On the morning of Aug. 5, 2012, the Sikh community in Oak Creek, Wisconsin, was preparing for Sunday services at their gurdwara, a Sikh house of worship, when a gunman stormed the facility. Six worshippers lost their lives that day; a seventh passed from his paralyzing wounds in 2020. Still others were injured in the assault, including a responding police officer who was shot 14 times. Survivors were left with the grief of losing both loved ones and the sanctity of a sacred space.
A decade after Oak Creek, our country sits at an inflection point. Violent White nationalism, while endemic to our nation’s history and culture, has continued to reassert itself, with targeted mass casualty attacks against communities in Charleston, South Carolina; Pittsburgh, Pennsylvania; Poway, California; El Paso, Texas; Atlanta; Buffalo, New York; and elsewhere. Gun violence remains largely unchecked in the face of these and other mass shootings.
Hate crimes targeting racial, religious, and other groups continue to rise each year. And in the face of these threats, our government is doing too little for us, repeatedly failing to take action to protect our communities, while doing too much to us by becoming increasingly bolder and more comfortable with rolling back our rights regarding voting, healthcare, and privacy. The attack on Oak Creek is not the root of this crisis, but for many Sikhs, it was an early warning signal of what was to come.
Oak Creek should have awakened our national conscience and propelled us to sweeping policy change. Now, other communities bear the cost of that initial failure to act.
Still, after Oak Creek, the Sikh community did not cower, waver, or retreat from public life. Embodying the spirit of chardi kala, or relentless optimism in the face of struggle, we chose instead to stand taller and get louder. We took to the halls of U.S. Congress, successfully testifying to call for the tracking of anti-Sikh hate crimes and fighting for stronger anti-discrimination legislation and policies.
But as much as this change was needed, it wasn’t sufficient on its own. After 10 years of further attacks on houses of worship and other public spaces, it is clear that we must do more. From common sense gun reform to building a more inclusive educational system to using their platforms to speak against bigotry and for diversity, there is a lot we need our elected officials in Washington, D.C., to do. But today, there are three pieces of legislation already in front of them on which they can act now.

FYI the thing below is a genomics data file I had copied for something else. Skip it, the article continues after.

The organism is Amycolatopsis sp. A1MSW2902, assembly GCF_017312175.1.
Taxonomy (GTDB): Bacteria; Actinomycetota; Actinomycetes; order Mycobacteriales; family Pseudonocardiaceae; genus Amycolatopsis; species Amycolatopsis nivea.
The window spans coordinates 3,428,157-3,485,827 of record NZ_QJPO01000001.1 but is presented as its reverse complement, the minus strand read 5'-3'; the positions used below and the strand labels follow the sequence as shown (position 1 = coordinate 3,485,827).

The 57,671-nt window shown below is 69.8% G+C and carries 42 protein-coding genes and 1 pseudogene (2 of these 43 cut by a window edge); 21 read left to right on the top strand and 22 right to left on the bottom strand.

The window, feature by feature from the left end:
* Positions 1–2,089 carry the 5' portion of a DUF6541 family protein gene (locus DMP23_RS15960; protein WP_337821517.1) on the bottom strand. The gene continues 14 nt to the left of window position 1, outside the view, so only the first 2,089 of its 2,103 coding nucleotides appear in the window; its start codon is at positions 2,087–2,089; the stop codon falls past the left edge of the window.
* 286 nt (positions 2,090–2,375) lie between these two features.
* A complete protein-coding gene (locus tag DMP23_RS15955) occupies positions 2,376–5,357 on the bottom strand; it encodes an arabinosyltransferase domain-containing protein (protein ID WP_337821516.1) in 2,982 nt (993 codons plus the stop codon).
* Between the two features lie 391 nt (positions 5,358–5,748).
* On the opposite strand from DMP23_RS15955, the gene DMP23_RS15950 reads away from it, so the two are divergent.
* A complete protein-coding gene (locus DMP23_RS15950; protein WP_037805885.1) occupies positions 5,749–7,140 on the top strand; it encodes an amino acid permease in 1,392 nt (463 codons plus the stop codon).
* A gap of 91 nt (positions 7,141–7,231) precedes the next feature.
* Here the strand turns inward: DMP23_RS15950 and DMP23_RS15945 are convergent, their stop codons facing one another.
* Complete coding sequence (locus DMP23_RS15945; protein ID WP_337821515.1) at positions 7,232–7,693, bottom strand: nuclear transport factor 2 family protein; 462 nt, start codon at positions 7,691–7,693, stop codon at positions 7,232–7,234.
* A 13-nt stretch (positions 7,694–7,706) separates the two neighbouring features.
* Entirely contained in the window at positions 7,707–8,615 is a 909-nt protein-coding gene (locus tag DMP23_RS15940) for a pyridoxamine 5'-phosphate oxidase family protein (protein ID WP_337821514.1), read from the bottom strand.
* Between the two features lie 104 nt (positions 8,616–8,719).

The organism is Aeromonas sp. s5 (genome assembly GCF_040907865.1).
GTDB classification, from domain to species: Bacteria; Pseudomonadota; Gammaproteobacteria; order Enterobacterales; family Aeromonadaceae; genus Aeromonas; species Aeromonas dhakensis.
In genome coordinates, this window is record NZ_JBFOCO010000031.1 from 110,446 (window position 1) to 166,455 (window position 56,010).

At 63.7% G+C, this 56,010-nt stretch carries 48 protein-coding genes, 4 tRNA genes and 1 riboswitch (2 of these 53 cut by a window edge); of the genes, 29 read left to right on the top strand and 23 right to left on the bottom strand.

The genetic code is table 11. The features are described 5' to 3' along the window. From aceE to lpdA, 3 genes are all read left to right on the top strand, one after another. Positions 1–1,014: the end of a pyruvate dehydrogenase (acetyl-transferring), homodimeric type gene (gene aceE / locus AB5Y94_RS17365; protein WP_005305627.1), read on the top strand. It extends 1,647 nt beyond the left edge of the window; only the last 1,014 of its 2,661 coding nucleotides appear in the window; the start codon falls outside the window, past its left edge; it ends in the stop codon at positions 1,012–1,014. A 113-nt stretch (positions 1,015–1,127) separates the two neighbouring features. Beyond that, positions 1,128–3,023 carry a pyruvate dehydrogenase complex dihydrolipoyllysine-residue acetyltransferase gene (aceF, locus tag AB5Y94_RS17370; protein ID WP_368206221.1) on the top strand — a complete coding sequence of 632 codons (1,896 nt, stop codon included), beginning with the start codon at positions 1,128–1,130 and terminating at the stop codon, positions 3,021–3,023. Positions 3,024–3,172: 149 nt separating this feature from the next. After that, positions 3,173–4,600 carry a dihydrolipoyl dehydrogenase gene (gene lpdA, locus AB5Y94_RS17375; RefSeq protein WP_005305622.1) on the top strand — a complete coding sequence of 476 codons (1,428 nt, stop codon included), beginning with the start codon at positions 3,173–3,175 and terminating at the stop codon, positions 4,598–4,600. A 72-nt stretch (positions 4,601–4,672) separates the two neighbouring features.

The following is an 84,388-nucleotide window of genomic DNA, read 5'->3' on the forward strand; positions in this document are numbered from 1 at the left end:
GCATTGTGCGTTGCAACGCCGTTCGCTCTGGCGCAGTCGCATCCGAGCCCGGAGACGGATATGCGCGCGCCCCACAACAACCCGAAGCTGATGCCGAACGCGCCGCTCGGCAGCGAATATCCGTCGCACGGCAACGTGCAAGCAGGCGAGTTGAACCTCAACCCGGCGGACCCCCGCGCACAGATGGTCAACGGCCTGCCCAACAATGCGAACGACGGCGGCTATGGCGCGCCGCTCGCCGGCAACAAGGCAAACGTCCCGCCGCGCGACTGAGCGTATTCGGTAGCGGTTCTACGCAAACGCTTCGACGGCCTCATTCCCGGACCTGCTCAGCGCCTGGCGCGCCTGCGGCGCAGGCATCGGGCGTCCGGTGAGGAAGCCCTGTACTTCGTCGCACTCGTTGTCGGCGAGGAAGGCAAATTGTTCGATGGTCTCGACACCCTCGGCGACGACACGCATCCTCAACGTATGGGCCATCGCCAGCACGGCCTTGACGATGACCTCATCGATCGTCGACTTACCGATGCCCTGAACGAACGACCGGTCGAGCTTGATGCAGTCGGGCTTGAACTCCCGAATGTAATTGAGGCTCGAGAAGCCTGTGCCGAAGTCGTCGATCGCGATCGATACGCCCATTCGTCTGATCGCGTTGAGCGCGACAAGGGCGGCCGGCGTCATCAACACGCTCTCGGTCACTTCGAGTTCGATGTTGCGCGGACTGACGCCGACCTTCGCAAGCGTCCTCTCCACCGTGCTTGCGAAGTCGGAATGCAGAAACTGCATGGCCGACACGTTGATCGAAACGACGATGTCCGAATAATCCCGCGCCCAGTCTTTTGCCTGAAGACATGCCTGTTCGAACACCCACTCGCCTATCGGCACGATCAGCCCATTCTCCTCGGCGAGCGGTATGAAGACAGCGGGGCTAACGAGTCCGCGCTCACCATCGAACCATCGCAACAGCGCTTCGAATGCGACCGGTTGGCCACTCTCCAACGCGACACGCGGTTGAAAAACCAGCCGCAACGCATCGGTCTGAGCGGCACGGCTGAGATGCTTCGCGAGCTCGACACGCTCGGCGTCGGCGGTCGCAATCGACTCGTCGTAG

First, Congress should make it easier for marginalized communities to secure our institutions. By passing the Nonprofit Security Grant Program (NSGP) Improvement Act, they can increase the amount of money available for grants distributed by the Federal Emergency Management Agency and state administrative agencies that help gurdwaras, synagogues, mosques, churches, temples, and other houses of worship with “target hardening and other physical security enhancements.”
Second, we have to take care of the individuals who experience violent hate firsthand. The U.S. Department of Justice (DOJ) is currently unable to prosecute hate crimes where bias is not the sole reason for the perpetrator’s actions. This is an exceptionally high legal standard to meet, and it often boxes the federal government out of cases. The Justice for Victims of Hate Crimes Act, which was first introduced in 2020 and should be reintroduced in the upcoming legislative session, would close this loophole and allow the DOJ to take a more active role in hate-crime prosecution.
Third, we must orient our government to recognize the common thread between Oak Creek and so many other targeted acts of mass violence: White supremacy. The Domestic Terrorism Prevention Act failed in the U.S. Senate shortly after the Buffalo shooting, but it must be reintroduced. The act would direct the DOJ, FBI, and Department of Homeland Security to “monitor, analyze, investigate, and prosecute” domestic terrorism, including the threat from racially and ethnically motivated violent extremists. It would also increase related trainings, task forces, and investigations. All of this can be done without inadvertently targeting Black and Brown communities like so many post-9/11 counterterrorism laws did.
Extreme acts of violence against houses of worship were a far less common horror a decade ago, and Oak Creek should have awakened our national conscience and propelled us to sweeping policy change. Now, other communities bear the cost of that initial failure to act. The chardi kala spirit we Sikhs practice has been exemplified by not just those in Oak Creek or other Sikhs who have weathered hate crimes, harassment, or bullying, but by all of the communities that have recently suffered targeted violence. And with that continued positive outlook, there has also been an incredible wave of love, unity, and forgiveness, a willingness to come together across disparate groups and to believe a better future is possible.
By choosing to take that vision, spirit, and determination forward to action, we can build a society defined by love, not fear — all to honor those we have lost and those who have persevered through tragedy.
Anisha Singh is the executive director of the Sikh Coalition, which advocates for the civil rights of Sikh Americans.